Critical Planning, Part I: Planning is everything, but knowing what should be planned, reviewed and considered when putting together a schedule for a flight operation is equally important. Aviation requirements change globally but there are a number of standards that can be included in the planning and feasibility checks which apply to just about all categories of flight operation.
Airport selection is important for many reasons, some are obvious but there are several considerations that are not so obvious. They include: operating hours, noise abatement procedures and curfews, navigation equipment (in relation to the aircraft) for published approaches and departures, prior permissions required PPR, adequate fire coverage/category, runway direction length and slope, pavement strengths, parking space availability and the prices related to all of these and more. Airports are generally selected on the basis of operational suitability in terms of handling-related services, but what if a maintenance related issue occurs? Is there an MRO or similar maintenance support provider at the airport approved to carry out maintenance and countersign the tech log? Will something as simple as a wheel change or hydraulic leak potentially delay your aircraft indefinitely? – These are important questions to be explored when choosing the best airport for your needs.
Are their staff trained to look after your aircraft type? Have they the correct equipment? Will the steps reach the passenger door? If the purpose of the flight is to drop off or collect cargo, does the agent have the right equipment? (Pallet dollies 10 foot / 20 foot, Main Deck Loader, tail strut, etc.) Finally, when all of the big questions of concern are answered in relation to handling, are you satisfied you’re getting a fair deal financially?
It’s vital to know the conditions for optimum performance of your aircraft and to correctly apply these to a computer flight plan for dispatch purposes. Agree as much as possible in advance with the pilot in command on all fuel-related decisions in order to reduce the chances of wholesale changes to the fuel uplift requirements on the day of flight. Also, develop some policies on fuel tankering. For instance, when does tankering actually save you money? Or, is a fuel tankering decision taken to save time only on a technical landing when duty time limitations are a factor? Will the tankering of fuel affect take-off performance, breaking distance or limit payload allowances? When is a reclear flight plan a viable option? Are these decisions in line with your Ops Manual? Fuel the aircraft the day before the flight to reduce the risk of delivery delays and the negative impact on the schedule this can cause.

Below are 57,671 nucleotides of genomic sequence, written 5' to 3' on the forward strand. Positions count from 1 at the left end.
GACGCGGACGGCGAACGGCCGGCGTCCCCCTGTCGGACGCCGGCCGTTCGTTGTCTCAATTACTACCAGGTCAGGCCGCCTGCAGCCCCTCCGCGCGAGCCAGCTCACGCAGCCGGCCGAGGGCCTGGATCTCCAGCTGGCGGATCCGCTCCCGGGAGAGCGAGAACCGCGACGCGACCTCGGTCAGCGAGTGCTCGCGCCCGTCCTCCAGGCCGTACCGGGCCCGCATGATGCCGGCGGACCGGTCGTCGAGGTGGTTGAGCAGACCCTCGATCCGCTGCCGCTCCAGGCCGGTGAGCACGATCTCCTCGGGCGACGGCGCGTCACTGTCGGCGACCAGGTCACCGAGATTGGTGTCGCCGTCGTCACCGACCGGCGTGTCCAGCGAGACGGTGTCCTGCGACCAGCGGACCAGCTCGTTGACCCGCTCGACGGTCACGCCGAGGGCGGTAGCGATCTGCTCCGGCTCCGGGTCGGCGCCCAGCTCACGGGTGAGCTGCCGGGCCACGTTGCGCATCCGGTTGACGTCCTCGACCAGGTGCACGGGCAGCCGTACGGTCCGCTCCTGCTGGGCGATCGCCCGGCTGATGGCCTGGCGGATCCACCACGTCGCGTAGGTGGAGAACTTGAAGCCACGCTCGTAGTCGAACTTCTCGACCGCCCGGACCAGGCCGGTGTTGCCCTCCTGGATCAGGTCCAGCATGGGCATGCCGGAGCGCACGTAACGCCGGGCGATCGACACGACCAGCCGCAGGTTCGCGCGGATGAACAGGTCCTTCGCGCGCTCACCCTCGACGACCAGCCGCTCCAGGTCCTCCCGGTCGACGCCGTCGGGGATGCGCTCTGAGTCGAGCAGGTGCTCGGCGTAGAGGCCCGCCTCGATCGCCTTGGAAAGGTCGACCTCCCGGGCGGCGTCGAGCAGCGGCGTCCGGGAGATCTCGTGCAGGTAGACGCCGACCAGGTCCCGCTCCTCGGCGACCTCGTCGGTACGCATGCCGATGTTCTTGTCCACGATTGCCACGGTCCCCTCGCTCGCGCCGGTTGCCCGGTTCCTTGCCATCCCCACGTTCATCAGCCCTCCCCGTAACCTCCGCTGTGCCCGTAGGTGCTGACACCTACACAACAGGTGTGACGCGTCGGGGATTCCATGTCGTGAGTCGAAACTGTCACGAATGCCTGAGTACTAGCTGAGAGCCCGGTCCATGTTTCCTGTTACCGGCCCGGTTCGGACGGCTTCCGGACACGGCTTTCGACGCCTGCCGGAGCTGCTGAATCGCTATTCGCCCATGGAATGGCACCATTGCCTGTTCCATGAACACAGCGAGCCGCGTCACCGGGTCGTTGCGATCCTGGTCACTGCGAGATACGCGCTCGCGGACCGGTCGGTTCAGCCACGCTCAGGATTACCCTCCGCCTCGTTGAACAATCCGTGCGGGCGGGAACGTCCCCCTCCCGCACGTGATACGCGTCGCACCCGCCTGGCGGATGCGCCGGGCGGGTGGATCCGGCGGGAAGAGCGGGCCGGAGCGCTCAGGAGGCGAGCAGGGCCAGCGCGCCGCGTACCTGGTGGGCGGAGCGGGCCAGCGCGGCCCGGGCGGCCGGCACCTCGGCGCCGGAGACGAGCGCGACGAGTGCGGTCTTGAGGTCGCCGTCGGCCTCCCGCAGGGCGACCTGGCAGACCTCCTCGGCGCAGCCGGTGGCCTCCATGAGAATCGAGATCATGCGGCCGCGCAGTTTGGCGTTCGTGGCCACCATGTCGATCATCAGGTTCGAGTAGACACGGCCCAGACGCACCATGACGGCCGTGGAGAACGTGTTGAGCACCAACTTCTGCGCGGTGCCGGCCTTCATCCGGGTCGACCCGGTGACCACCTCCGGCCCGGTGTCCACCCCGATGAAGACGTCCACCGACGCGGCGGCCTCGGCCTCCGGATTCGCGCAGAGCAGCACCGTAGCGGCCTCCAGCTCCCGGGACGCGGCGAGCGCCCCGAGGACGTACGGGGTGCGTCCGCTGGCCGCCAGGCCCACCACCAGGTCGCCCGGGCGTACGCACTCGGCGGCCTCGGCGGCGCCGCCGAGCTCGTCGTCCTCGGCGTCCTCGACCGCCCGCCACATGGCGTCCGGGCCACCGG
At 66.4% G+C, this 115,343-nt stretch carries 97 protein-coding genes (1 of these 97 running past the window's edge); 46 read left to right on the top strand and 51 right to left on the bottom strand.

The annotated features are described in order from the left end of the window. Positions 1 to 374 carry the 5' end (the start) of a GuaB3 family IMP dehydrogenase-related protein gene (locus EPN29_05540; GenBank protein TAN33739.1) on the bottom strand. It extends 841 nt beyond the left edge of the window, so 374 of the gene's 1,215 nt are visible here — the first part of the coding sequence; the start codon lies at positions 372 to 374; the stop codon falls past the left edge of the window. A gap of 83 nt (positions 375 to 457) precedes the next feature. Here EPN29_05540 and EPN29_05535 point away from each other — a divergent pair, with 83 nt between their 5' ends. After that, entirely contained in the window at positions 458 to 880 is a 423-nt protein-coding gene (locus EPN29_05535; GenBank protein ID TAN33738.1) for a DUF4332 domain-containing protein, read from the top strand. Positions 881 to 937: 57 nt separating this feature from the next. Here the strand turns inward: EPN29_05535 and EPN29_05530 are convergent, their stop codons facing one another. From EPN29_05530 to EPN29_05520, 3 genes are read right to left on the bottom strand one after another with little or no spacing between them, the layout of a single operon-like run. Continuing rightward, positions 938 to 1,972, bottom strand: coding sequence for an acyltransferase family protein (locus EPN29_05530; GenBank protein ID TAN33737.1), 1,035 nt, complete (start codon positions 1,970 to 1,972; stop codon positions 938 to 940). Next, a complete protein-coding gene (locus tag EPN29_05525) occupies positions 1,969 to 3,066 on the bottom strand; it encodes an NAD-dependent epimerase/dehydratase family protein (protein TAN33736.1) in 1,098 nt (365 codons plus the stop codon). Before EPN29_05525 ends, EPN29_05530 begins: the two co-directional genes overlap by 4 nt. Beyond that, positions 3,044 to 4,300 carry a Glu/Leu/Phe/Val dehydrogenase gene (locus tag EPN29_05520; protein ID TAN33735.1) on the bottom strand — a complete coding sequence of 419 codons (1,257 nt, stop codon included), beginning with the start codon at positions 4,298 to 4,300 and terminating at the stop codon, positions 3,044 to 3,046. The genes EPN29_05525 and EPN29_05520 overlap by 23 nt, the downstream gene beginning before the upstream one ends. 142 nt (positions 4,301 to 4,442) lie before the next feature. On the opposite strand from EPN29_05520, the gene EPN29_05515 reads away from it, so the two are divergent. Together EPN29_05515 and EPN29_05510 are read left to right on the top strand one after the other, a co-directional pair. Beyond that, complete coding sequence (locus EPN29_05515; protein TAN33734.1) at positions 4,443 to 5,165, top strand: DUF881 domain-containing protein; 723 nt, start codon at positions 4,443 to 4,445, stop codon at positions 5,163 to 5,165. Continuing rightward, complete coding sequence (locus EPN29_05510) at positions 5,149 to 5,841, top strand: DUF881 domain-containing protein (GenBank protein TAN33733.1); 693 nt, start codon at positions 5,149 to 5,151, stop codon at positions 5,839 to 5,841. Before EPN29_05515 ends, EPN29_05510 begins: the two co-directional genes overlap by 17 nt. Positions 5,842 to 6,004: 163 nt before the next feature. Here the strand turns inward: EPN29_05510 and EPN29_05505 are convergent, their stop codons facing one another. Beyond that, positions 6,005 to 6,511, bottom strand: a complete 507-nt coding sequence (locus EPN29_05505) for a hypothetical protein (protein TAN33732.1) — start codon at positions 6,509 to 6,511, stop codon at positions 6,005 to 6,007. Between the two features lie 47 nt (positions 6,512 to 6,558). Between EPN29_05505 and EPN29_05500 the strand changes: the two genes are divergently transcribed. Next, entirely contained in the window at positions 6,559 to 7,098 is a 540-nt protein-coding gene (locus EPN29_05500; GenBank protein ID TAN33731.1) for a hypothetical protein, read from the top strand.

When it comes to optimum route planning, there are many questions to consider. Is the aircraft equipped for RVSM, MNPS, FANS airspace? Is the aircraft 8.33 radio equipped if operating in Europe? If the plane is twin engine is ETOPS a factor, are terrain avoidance and engine out drift down analysis required? Is the route of the flight over-flying countries that are politically unstable? Are there poor relations between the country being over-flown and the country of aircraft registry? Is the aircraft insured for the territories it will transit? Has the ATC route been validated as acceptable to all ATC centres and FIR’s on route?
Over-flight permit requests generally require significant prior notice. Time frames can vary between countries but allowing at least two full working days prior notice is good practice. Landing permits usually take two or three working days to process and approve. In both cases, many CAA’s request additional documentation for the aircraft. At a minimum, expect that they will review the aircraft’s airworthiness, registration and insurance certificates. Landing permits may also require a review of an operator’s AOC to confirm the flight category. Some authorities also routinely request copies of pilot licences, training and medical records, the meeting party, local sponsor details and consignee/consignor details.
Many countries (including China, Taiwan, Indonesia, India and several European countries like Germany and France) are very sensitive in approving domestic operations for foreign registered aircraft, especially those operating under a commercial category. They are often seen as contravening cabotage rules in relation to the definitions of the ICAO issued 8th and 9th Freedoms of the Air. Even fuel stops or technical landings, layovers for legal and safety-related crew duty rest periods can be met with strong resistance.
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